Replacing older toilets with low-flow toilets saves water with every flush. Older toilets can also be modified to save water by placing a plastic bottle filled with rocks, sand, or another substance heavier than water, in the tank where it does not interfere with the flushing mechanism. This will displace a gallon of water reducing the volume with each flush.
Repairing leaky toilets can save hundreds if not thousands of gallons of water every month. To test for leaks add a few drops of food coloring to the toilet tank. If the flapper is leaking, the coloring will appear in the toilet bowl in a few minutes without flushing.
The District also has color tablets available at the office for toilet testing.
Tub and Shower
Repair any drips or leaks. Plug the drain before you run water for baths. Take shallow baths and keep shower short. Use of a low-flow shower head, flow restrictor or cut-off valve for the shower will save water with every shower. Keeping the pressure low will work where these devices are not installed.
Repair any drips or leaks. Install an aerator or flow restrictor in the faucet. Plug the drain when you wash or shave. Don’t let the water run when you brush your teeth.
Repair any drips or leaks in the kitchen. Use the disposal sparingly. Wash dishes by hand or run the dishwasher with full loads only. Don’t let water run constantly when preparing food. Thaw food in the refrigerator or microwave not under running water. Install an aerator or flow restrictor in the faucet.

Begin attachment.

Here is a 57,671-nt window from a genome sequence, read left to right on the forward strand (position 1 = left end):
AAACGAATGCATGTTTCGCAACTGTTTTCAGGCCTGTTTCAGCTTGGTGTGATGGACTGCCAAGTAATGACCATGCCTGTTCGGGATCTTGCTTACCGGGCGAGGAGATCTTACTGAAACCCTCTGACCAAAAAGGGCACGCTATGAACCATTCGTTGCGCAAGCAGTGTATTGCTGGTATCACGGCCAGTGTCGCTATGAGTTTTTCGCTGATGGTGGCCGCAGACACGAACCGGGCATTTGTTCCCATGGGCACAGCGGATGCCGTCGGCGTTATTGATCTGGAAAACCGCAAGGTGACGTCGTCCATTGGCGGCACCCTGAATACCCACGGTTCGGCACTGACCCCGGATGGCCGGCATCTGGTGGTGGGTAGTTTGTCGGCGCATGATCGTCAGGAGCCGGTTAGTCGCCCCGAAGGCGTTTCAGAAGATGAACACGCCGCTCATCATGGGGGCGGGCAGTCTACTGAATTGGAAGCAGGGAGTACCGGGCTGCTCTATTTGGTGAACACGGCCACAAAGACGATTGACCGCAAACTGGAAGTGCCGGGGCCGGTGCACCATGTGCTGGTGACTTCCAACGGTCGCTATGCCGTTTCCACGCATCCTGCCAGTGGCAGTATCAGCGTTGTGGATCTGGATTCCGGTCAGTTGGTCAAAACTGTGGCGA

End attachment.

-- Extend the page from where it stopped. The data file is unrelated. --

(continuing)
Repair any drips or leaks. Use the load selector to match water level to size of the load or do only full loads. Look for water saving features when selecting a new washer.
Following the guidelines for watering during droughts will save thousands of gallons of water each month. Ensure sprinklers systems are in good working condition. Repair leaks and breaks when discovered. Use a broom or rake instead of the hose to remove leaves, grass clippings and debris from driveways and sidewalks. When washing your vehicle, rinse once, wash from a bucket of soapy water and rinse again quickly.
With the forecast calling for snow and cold temperatures, here are a few tips to help save you headaches and money.
Since you won’t need to water your grass, now is the time to winterize your sprinkler system. This will help prevent leaks in your sprinkler lines and equipment, and avoid costly repairs and wasted water in the spring. Water expands when it freezes, so if there still is water in your sprinkler system, you are at risk of getting broken lines and equipment. Also, make sure to disconnect and drain all garden hoses.
To keep pipes from freezing:
- Keep cabinet doors open leading to exposed pipes such as access doors for sinks, so that household air can warm them. The natural flow of warmer air will help combat many problems.
- If you have an attached garage, keep its doors shut. Occasionally, plumbing is routed through this unheated space, leaving it vulnerable to winter’s worst.
- Crack a faucet farthest from the place where your water enters the house. A very slow drip will keep water molecules moving, reducing the chance that pipes will freeze. Place a bucket underneath the faucet so the water can be saved for other household uses.
- Keep your thermostat set above 65 degrees when leaving your house or business for several days.
- Insulate pipes that may be vulnerable to the cold or have caused problems before. Pipes close to exterior walls or in unheated basements or crawlspaces can be wrapped with pieces of insulation. Don’t overlook pipes near windows, which can quickly freeze. For particularly difficult pipes, consult a professional on how to select and apply heat tape.
- Know the location of your water shut-off valve and test it regularly. If a pipe breaks, you won’t want to have to find it then or, worse, wait for someone to arrive at your place to find it for you. In most single-family homes, the shut-off valve is in the basement or the crawlspace, on a wall facing the street.